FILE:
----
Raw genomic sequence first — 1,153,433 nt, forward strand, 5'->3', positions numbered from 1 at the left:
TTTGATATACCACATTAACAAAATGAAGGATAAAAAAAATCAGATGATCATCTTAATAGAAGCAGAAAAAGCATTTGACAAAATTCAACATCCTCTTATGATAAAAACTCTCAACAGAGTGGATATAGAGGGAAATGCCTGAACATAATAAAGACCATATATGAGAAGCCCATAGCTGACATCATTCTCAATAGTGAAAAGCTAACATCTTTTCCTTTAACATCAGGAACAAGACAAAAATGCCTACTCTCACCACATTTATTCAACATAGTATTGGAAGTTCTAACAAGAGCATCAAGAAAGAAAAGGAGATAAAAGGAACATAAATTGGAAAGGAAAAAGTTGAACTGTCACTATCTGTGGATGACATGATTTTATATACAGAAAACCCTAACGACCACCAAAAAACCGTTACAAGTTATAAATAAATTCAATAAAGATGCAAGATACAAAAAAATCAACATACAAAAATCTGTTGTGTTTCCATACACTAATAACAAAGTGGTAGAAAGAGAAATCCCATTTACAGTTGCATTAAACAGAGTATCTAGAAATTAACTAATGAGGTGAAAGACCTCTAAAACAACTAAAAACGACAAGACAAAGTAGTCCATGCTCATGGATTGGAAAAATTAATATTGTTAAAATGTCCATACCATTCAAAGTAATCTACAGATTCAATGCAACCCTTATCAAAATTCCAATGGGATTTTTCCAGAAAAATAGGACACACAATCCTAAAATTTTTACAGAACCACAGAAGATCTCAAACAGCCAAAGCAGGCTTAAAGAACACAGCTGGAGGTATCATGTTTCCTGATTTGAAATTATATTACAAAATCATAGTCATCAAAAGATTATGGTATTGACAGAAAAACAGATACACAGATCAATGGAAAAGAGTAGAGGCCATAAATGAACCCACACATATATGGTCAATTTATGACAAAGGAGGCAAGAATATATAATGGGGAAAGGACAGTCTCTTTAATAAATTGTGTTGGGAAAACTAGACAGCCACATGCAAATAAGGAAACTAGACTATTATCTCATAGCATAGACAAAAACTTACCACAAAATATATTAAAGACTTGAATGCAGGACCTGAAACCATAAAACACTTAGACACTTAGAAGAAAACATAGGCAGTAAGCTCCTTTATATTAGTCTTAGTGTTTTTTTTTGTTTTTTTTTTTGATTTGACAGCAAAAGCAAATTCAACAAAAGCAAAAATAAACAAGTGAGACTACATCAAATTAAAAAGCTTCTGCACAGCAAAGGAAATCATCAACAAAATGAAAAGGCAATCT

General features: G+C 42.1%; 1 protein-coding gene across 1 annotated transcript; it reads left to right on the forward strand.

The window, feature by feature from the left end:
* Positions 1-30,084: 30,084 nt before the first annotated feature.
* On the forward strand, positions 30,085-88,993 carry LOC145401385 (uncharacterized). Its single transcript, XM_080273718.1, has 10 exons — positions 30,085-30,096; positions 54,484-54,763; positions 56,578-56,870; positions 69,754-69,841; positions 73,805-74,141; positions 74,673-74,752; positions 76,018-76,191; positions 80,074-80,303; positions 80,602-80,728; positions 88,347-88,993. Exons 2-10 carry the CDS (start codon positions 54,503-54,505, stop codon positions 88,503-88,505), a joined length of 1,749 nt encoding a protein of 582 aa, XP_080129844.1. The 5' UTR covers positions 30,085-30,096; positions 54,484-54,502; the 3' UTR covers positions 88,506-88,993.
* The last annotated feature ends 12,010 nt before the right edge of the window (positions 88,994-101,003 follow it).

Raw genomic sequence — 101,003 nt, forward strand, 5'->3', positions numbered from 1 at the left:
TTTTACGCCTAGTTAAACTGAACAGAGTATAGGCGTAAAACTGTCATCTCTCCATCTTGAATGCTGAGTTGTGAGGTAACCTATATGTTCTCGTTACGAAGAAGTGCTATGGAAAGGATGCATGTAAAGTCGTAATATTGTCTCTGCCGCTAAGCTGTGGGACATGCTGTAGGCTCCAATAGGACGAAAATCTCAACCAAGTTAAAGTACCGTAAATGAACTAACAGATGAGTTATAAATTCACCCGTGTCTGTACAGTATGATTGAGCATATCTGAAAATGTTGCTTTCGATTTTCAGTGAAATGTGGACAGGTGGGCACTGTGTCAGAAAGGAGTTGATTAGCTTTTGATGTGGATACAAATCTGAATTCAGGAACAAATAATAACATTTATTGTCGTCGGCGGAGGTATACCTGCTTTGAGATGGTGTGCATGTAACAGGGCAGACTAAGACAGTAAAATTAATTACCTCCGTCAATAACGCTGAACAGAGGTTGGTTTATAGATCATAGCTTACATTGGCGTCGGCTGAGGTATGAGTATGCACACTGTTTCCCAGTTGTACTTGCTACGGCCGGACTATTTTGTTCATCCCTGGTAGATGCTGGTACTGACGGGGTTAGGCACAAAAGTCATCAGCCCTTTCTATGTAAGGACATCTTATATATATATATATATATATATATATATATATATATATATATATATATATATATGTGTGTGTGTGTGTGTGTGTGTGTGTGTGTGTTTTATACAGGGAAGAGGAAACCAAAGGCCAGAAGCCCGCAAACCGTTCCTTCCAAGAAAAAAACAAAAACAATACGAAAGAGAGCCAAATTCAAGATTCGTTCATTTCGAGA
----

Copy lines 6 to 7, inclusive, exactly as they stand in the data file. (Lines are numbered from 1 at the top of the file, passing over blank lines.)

* On the forward strand, positions 30,085-88,993 carry LOC145401385 (uncharacterized). Its single transcript, XM_080273718.1, has 10 exons — positions 30,085-30,096; positions 54,484-54,763; positions 56,578-56,870; positions 69,754-69,841; positions 73,805-74,141; positions 74,673-74,752; positions 76,018-76,191; positions 80,074-80,303; positions 80,602-80,728; positions 88,347-88,993. Exons 2-10 carry the CDS (start codon positions 54,503-54,505, stop codon positions 88,503-88,505), a joined length of 1,749 nt encoding a protein of 582 aa, XP_080129844.1. The 5' UTR covers positions 30,085-30,096; positions 54,484-54,502; the 3' UTR covers positions 88,506-88,993.
* The last annotated feature ends 12,010 nt before the right edge of the window (positions 88,994-101,003 follow it).